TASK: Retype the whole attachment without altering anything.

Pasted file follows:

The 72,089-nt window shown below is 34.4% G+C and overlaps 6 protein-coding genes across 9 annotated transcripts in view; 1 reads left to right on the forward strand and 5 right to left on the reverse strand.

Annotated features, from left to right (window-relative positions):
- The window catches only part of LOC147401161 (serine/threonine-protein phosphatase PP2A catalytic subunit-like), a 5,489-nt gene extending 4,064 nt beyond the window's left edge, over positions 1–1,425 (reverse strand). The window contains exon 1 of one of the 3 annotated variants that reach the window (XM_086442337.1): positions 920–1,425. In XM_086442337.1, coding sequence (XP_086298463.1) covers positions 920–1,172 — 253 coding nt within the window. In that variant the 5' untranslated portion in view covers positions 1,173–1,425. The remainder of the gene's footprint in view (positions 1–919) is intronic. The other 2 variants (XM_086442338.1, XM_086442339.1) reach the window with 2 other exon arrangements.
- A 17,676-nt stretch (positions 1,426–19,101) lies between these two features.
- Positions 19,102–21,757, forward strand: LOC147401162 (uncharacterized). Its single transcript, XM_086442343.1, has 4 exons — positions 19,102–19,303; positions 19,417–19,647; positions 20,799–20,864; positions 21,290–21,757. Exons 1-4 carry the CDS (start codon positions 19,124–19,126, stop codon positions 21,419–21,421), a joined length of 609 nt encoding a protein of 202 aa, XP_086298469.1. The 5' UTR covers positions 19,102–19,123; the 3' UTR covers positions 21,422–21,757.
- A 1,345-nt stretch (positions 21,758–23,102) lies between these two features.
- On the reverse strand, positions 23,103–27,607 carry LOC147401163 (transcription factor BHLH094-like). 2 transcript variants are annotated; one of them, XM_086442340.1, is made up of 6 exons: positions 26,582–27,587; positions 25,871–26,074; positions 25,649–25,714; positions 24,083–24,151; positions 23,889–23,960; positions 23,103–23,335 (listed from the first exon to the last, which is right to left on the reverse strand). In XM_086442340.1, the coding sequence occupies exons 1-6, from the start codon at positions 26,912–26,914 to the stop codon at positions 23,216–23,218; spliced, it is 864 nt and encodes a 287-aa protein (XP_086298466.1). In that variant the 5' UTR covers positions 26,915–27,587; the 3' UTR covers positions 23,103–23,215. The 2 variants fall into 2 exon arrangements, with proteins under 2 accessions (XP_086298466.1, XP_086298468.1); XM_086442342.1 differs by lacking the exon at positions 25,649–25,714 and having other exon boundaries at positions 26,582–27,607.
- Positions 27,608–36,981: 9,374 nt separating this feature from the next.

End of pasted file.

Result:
The 72,089-nt window shown below is 34.4% G+C and overlaps 6 protein-coding genes across 9 annotated transcripts in view; 1 reads left to right on the forward strand and 5 right to left on the reverse strand.

Annotated features, from left to right (window-relative positions):
- The window catches only part of LOC147401161 (serine/threonine-protein phosphatase PP2A catalytic subunit-like), a 5,489-nt gene extending 4,064 nt beyond the window's left edge, over positions 1–1,425 (reverse strand). The window contains exon 1 of one of the 3 annotated variants that reach the window (XM_086442337.1): positions 920–1,425. In XM_086442337.1, coding sequence (XP_086298463.1) covers positions 920–1,172 — 253 coding nt within the window. In that variant the 5' untranslated portion in view covers positions 1,173–1,425. The remainder of the gene's footprint in view (positions 1–919) is intronic. The other 2 variants (XM_086442338.1, XM_086442339.1) reach the window with 2 other exon arrangements.
- A 17,676-nt stretch (positions 1,426–19,101) lies between these two features.
- Positions 19,102–21,757, forward strand: LOC147401162 (uncharacterized). Its single transcript, XM_086442343.1, has 4 exons — positions 19,102–19,303; positions 19,417–19,647; positions 20,799–20,864; positions 21,290–21,757. Exons 1-4 carry the CDS (start codon positions 19,124–19,126, stop codon positions 21,419–21,421), a joined length of 609 nt encoding a protein of 202 aa, XP_086298469.1. The 5' UTR covers positions 19,102–19,123; the 3' UTR covers positions 21,422–21,757.
- A 1,345-nt stretch (positions 21,758–23,102) lies between these two features.
- On the reverse strand, positions 23,103–27,607 carry LOC147401163 (transcription factor BHLH094-like). 2 transcript variants are annotated; one of them, XM_086442340.1, is made up of 6 exons: positions 26,582–27,587; positions 25,871–26,074; positions 25,649–25,714; positions 24,083–24,151; positions 23,889–23,960; positions 23,103–23,335 (listed from the first exon to the last, which is right to left on the reverse strand). In XM_086442340.1, the coding sequence occupies exons 1-6, from the start codon at positions 26,912–26,914 to the stop codon at positions 23,216–23,218; spliced, it is 864 nt and encodes a 287-aa protein (XP_086298466.1). In that variant the 5' UTR covers positions 26,915–27,587; the 3' UTR covers positions 23,103–23,215. The 2 variants fall into 2 exon arrangements, with proteins under 2 accessions (XP_086298466.1, XP_086298468.1); XM_086442342.1 differs by lacking the exon at positions 25,649–25,714 and having other exon boundaries at positions 26,582–27,607.
- Positions 27,608–36,981: 9,374 nt separating this feature from the next.